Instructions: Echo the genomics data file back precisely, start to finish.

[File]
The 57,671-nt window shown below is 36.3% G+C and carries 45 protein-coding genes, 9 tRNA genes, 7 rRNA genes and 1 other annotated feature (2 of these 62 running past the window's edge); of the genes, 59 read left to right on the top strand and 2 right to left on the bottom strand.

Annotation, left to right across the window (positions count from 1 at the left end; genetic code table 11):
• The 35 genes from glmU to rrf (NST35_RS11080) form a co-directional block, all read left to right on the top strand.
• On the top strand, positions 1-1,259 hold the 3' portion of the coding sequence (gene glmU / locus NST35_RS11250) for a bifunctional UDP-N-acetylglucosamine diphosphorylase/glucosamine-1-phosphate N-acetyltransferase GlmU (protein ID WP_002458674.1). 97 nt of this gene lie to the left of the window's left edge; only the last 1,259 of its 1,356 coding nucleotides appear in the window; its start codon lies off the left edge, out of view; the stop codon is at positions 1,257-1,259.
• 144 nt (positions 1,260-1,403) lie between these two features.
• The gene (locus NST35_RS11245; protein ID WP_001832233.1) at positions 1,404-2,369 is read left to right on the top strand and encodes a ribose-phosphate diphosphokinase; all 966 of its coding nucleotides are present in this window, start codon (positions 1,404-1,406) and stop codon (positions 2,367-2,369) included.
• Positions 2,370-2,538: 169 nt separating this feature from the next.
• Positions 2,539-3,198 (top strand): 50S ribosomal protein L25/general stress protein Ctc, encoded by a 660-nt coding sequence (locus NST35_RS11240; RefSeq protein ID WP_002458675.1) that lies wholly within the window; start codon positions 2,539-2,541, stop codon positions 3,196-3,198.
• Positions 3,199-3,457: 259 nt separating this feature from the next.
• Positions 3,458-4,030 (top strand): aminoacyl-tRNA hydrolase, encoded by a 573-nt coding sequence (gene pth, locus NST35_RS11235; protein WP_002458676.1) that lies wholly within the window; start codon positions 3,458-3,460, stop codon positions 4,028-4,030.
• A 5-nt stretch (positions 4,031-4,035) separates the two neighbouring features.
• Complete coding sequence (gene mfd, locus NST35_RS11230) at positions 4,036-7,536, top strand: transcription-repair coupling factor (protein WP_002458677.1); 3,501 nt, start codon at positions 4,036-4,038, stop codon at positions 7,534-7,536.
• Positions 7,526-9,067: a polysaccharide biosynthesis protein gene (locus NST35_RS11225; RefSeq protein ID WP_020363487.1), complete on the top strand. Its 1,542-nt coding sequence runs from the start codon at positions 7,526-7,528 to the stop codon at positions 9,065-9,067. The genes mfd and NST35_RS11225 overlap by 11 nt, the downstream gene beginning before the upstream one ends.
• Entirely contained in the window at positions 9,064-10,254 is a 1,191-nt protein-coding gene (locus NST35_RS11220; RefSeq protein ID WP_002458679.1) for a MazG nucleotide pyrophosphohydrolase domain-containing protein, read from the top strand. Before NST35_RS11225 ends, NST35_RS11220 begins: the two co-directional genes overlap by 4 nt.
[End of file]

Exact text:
The 57,671-nt window shown below is 36.3% G+C and carries 45 protein-coding genes, 9 tRNA genes, 7 rRNA genes and 1 other annotated feature (2 of these 62 running past the window's edge); of the genes, 59 read left to right on the top strand and 2 right to left on the bottom strand.

Annotation, left to right across the window (positions count from 1 at the left end; genetic code table 11):
• The 35 genes from glmU to rrf (NST35_RS11080) form a co-directional block, all read left to right on the top strand.
• On the top strand, positions 1-1,259 hold the 3' portion of the coding sequence (gene glmU / locus NST35_RS11250) for a bifunctional UDP-N-acetylglucosamine diphosphorylase/glucosamine-1-phosphate N-acetyltransferase GlmU (protein ID WP_002458674.1). 97 nt of this gene lie to the left of the window's left edge; only the last 1,259 of its 1,356 coding nucleotides appear in the window; its start codon lies off the left edge, out of view; the stop codon is at positions 1,257-1,259.
• 144 nt (positions 1,260-1,403) lie between these two features.
• The gene (locus NST35_RS11245; protein ID WP_001832233.1) at positions 1,404-2,369 is read left to right on the top strand and encodes a ribose-phosphate diphosphokinase; all 966 of its coding nucleotides are present in this window, start codon (positions 1,404-1,406) and stop codon (positions 2,367-2,369) included.
• Positions 2,370-2,538: 169 nt separating this feature from the next.
• Positions 2,539-3,198 (top strand): 50S ribosomal protein L25/general stress protein Ctc, encoded by a 660-nt coding sequence (locus NST35_RS11240; RefSeq protein ID WP_002458675.1) that lies wholly within the window; start codon positions 2,539-2,541, stop codon positions 3,196-3,198.
• Positions 3,199-3,457: 259 nt separating this feature from the next.
• Positions 3,458-4,030 (top strand): aminoacyl-tRNA hydrolase, encoded by a 573-nt coding sequence (gene pth, locus NST35_RS11235; protein WP_002458676.1) that lies wholly within the window; start codon positions 3,458-3,460, stop codon positions 4,028-4,030.
• A 5-nt stretch (positions 4,031-4,035) separates the two neighbouring features.
• Complete coding sequence (gene mfd, locus NST35_RS11230) at positions 4,036-7,536, top strand: transcription-repair coupling factor (protein WP_002458677.1); 3,501 nt, start codon at positions 4,036-4,038, stop codon at positions 7,534-7,536.
• Positions 7,526-9,067: a polysaccharide biosynthesis protein gene (locus NST35_RS11225; RefSeq protein ID WP_020363487.1), complete on the top strand. Its 1,542-nt coding sequence runs from the start codon at positions 7,526-7,528 to the stop codon at positions 9,065-9,067. The genes mfd and NST35_RS11225 overlap by 11 nt, the downstream gene beginning before the upstream one ends.
• Entirely contained in the window at positions 9,064-10,254 is a 1,191-nt protein-coding gene (locus NST35_RS11220; RefSeq protein ID WP_002458679.1) for a MazG nucleotide pyrophosphohydrolase domain-containing protein, read from the top strand. Before NST35_RS11225 ends, NST35_RS11220 begins: the two co-directional genes overlap by 4 nt.